New Orleans: Lessons of faith, climate change, and poverty after the storm

August 28, 2015
The Lower Ninth Ward sustained catastrophic flooding following Hurricane Katrina. Ten years later, the neighborhood has not fully recovered. In the background are houses being built in the area by actor Brad Pitt’s nonprofit foundation. Wikimedia Commons.

By Rev. Dr. Angelique Walker-Smith

 

Afflicted city, lashed by storms and not comforted, I will rebuild you with stones of turquoise...
— Isaiah 54:11 (NIV)

 

(Jesus) got up, rebuked the wind and said to the waves, “Quiet! Be still!” Then the wind died down and it was completely calm. He said to his disciples, “Why are you so afraid? Do you still have no faith?’
— Mark 4:39-41 (NIV)

 

These Scriptures were shared at an interfaith prayer service at the Cathedral-Basilica of Saint Louis in New Orleans, La., earlier this week in commemoration of the 10th anniversary of Hurricane Katrina.

These verses invite us to ask important questions. Is New Orleans beyond the affliction of Hurricane Katrina? Are the people of New Orleans comforted by signs of progress? What about the rebuilding of the city? What about the faith of the people? Leaders from many sectors in New Orleans and nationally agree that New Orleanians have been a resilient people, both before and after the storm.  

At a national forum in New Orleans this week, speakers pointed to the development of a regional economy that is more diverse and infused by an entrepreneurial spirit, confirmed by a recent report by The Data Center concerning New Orleans’ progress since the storm. There are other positive trends too, including better-quality public schools, the decline of incarceration rates by nearly half, and a surge in youth investments, according to those who spoke at the forum.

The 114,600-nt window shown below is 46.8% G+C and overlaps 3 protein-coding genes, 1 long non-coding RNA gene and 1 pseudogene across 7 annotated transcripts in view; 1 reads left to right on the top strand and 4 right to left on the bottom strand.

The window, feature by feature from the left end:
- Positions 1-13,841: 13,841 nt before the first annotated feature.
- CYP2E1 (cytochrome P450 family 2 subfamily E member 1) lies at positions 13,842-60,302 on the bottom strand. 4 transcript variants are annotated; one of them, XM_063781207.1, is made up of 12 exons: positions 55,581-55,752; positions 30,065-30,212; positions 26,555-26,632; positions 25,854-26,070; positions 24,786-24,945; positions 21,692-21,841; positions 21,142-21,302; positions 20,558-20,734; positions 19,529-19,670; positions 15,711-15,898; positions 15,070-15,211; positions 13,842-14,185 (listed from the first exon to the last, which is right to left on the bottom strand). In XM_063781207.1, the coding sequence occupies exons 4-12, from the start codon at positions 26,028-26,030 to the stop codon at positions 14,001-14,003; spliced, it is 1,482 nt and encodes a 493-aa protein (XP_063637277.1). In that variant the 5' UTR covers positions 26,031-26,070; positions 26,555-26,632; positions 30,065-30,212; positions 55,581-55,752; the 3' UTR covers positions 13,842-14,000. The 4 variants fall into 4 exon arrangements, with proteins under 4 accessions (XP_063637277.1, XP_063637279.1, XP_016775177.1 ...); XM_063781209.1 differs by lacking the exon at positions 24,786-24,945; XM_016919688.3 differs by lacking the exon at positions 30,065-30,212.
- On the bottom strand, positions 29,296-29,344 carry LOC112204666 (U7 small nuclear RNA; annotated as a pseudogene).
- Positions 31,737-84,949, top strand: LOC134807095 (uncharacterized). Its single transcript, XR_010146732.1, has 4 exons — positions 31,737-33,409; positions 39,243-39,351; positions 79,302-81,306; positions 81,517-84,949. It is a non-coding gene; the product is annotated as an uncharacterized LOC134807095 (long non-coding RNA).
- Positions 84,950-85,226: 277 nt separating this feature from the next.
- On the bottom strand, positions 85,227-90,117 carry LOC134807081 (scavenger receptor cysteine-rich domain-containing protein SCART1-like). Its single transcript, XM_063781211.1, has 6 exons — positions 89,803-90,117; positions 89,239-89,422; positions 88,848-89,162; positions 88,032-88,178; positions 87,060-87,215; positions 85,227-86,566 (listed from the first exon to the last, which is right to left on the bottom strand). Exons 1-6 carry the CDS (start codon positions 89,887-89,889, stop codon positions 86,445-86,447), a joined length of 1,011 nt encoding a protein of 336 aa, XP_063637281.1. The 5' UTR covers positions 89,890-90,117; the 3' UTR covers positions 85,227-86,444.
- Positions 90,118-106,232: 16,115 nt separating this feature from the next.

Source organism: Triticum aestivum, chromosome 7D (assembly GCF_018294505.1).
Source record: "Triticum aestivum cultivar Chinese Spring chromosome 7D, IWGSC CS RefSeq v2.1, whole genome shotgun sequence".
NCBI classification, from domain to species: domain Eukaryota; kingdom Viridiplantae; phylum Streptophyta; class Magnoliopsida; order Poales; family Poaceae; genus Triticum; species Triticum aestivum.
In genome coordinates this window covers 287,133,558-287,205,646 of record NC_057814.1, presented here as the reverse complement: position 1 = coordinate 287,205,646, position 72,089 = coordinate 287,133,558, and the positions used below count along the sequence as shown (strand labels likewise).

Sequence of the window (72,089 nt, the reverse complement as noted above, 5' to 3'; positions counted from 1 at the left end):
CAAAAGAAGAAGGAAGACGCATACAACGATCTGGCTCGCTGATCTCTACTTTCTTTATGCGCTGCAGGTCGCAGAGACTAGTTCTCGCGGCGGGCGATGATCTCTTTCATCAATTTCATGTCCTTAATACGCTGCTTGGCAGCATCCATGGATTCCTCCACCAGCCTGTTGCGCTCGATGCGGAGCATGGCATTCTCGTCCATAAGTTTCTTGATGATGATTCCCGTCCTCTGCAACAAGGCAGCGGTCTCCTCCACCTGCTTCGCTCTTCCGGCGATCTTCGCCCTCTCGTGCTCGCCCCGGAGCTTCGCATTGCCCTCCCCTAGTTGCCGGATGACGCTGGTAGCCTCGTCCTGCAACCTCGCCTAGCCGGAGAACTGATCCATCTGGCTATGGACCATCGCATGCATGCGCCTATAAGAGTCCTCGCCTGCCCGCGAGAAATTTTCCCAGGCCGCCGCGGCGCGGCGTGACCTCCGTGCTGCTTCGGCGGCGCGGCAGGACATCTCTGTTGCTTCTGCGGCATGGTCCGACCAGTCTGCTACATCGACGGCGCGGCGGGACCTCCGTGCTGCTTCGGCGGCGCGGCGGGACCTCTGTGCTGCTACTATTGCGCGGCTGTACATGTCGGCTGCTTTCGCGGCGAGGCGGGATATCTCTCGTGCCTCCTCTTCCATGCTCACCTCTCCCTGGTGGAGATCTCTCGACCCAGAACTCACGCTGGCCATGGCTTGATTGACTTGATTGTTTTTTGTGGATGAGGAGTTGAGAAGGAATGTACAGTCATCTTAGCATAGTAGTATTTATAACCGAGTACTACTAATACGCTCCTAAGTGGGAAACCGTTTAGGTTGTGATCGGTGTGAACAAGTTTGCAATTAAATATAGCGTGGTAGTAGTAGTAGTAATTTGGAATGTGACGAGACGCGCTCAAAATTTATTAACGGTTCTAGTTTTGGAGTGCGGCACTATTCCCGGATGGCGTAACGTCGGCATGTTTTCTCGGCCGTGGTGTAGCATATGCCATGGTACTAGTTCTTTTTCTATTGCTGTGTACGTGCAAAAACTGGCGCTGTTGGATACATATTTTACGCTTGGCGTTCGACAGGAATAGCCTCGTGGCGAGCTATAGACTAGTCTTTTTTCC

Still, racial disparities, poverty, and environmental trends continue to challenge the gains. The Data Center reports that poverty rates in New Orleans have risen to pre-Katrina levels at “a now crushingly high 27 percent.” The disparity in incomes between black and white households was 54 percent, compared to 40 percent nationally in 2013, with only 57 percent of black men employed in New Orleans.

But the most concerning issue that New Orleans faces is environmental in nature, specifically, coastal erosion and sea level rise. Since Katrina, four more hurricanes have hit New Orleans, causing extensive flooding and wind damage. “Since 1932, the New Orleans region has lost nearly 30 percent of the land that forms its protective buffer from hurricane storm surge, and saltwater is increasingly infiltrating groundwater within the levee walls,” according to a report by The Data Center.

While Hurricane Katrina occurred in a specific region, the lessons learned are for all of us today. Climate change is national and global. Our infrastructure, much of which was built 50 years ago, needs more systematic attention. Movements like Black Lives Matter point to the perpetual challenges of race, hunger, and poverty.

Nevertheless, New Orleanians have proven they are resilient. The 10th anniversary of Hurricane Katrina is a rallying call to all of us to name the afflictions in our communities, comfort and encourage all of God’s people, identify and implement strategies of empowerment for all, and to be proactive about rebuilding our infrastructure to help protect our environment.

Doing this will require a spirit of resilience that leads us to step out in faith, engage our imagination, and thereby create new possibilities in the midst of challenges. New Orleanians are leading and teaching us anew about how to do this. May all of us find ways to do likewise.

Rev. Dr. Angelique Walker-Smith is Bread for the World’s national senior associate for African-American and African church engagement.

Photo: The Lower Ninth Ward sustained catastrophic flooding following Hurricane Katrina. Ten years later, the neighborhood has not fully recovered. In the background are houses being built in the area by actor Brad Pitt’s nonprofit foundation. Wikimedia Commons.

Racial disparities, poverty, and environmental trends continue to challenge the gains.

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